Minimizing Meltdowns: Tips to Reduce Vibratory Feeder Coil Burnouts and Inefficiencies

Automation Devices, Inc. offers suggestions for keeping your vibratory base unit running as efficiently as possible and troubleshoots common problems with feeder coils.

Fairview, PA, March 07, 2015 --( Automation Devices, Inc. (ADI), a vibratory feeder and part system components manufacturer understands customer frustration when it comes to performance issues with your vibratory feeding systems – particularly the base or drive unit. When equipement isn’t running properly it often shuts down operations, costing time and money. ADI offers some suggestions for troubleshooting problems that may be affecting the performance of your vibratory base unit to prevent the coil from “melting down” or burning out.

1. 1. Each vibratory unit has a spring pack specifically matched to the weight and inertia of its respective bowl or track. This spring pack consists of multiple springs with multiple thicknesses selected to ultimately operate at 60 hz (50 hz overseas). Once the unit springing is matched to the track or bowl load, the feeder should be correctly tuned to run without the help of frequency altering controllers. For instance, if a T-8 Inline Feeder is rated for a 3 pound load rating, the load rating will be expressed as the weight of the track only. The weight of the parts traveling over the track is not considered because once operating, the parts never really "rest" on the track. Exceeding a 3 pound load could lead to poor performance of the feeder or cause the coil and armature to strike each other causing excessive noise and coil failure.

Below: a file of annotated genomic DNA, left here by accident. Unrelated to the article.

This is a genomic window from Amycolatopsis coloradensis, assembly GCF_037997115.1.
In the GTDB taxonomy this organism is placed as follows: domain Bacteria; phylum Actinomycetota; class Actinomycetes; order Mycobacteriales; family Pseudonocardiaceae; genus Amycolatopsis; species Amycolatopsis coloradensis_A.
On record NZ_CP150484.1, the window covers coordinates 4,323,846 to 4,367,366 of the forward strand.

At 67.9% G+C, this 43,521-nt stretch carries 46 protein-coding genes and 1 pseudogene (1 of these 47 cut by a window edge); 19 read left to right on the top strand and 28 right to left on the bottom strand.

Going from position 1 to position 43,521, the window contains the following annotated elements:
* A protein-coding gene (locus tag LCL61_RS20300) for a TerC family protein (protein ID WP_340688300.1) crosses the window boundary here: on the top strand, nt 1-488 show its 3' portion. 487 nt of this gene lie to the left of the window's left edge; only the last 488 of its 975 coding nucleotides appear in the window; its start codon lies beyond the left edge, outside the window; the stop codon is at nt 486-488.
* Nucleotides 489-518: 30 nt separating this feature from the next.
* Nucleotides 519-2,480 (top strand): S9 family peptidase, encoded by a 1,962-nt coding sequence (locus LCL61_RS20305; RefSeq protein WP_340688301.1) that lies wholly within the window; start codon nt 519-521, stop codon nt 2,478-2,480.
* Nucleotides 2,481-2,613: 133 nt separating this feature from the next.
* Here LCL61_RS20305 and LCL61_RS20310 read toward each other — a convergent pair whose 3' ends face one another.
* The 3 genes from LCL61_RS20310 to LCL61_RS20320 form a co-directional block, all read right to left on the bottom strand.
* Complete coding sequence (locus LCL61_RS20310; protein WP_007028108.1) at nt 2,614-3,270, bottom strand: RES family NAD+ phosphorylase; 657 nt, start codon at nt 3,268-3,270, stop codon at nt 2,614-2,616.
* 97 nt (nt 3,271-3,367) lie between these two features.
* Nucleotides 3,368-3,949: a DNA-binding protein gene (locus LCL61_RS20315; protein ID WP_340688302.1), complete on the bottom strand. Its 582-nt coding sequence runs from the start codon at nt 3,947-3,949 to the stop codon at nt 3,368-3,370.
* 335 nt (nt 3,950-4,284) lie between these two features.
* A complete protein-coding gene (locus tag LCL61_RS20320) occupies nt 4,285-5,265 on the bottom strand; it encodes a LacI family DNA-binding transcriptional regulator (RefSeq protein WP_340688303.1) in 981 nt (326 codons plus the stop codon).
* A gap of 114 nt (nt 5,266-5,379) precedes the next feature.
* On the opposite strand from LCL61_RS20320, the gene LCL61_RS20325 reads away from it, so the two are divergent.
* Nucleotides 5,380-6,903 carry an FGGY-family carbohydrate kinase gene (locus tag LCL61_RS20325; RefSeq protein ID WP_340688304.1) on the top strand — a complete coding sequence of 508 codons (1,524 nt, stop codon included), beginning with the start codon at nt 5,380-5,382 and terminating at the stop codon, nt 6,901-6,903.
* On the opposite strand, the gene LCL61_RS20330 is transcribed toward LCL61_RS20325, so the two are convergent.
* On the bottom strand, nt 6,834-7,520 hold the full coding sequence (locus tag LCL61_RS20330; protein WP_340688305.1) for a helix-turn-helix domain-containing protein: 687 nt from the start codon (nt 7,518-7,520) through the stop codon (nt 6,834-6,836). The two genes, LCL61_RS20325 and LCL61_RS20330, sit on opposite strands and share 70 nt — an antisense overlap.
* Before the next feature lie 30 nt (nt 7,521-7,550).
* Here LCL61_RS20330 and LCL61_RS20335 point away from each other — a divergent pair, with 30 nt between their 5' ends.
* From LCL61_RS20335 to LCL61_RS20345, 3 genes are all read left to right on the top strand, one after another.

2. A coil never loses its strength. An excessive coil gap is often mistaken for lost strength. Before deciding to replace it, check the gap and make sure it is set correctly. It should be about .060 or under for inlines and approximately .030 for base units. Anything more and the coil will operate inefficiently and may overheat. Checking functionality can be done by energizing the open coil without the armature. By turning on the amplitude controller and placing a metal item across the coil, it will be obvious if the coil is good if the items magnetize.

3. Outputs of your equipment must be set accordingly to complement the vibratory controller. If the AC linear feeder or AC base unit is being controlled by a DC controller your equipment will not run as it should. Make sure the controller has the proper output voltage and frequency to match the respective feeder’s coil and springing.

4. The most common reason for coil meltdown is the wrong input voltage. Ensure that 120 Volt units are plugged into 120 Volt Service. A 120 Volt rated coil does not last much more than a few hours when the input line is 240 Volts. The feeder will run violently until it burns out or overheats the coil.

For more information on the proper use and functionality of a vibratory base unit, or questions regarding troubleshooting equipment, please contact ADI at or call Automation Devices, Inc. at 814-474-5561.

Automation Devices, Inc. is a vibratory feeder manufacturer in Fairview, PA specializing in vibratory feeders, centrifugal feeders, hoppers and vibratory controllers and also services all brands of feeding equipment. ADI offers in stock products and custom designed vibratory feeding systems.
Automation Devices, Inc.
Alicia Tellers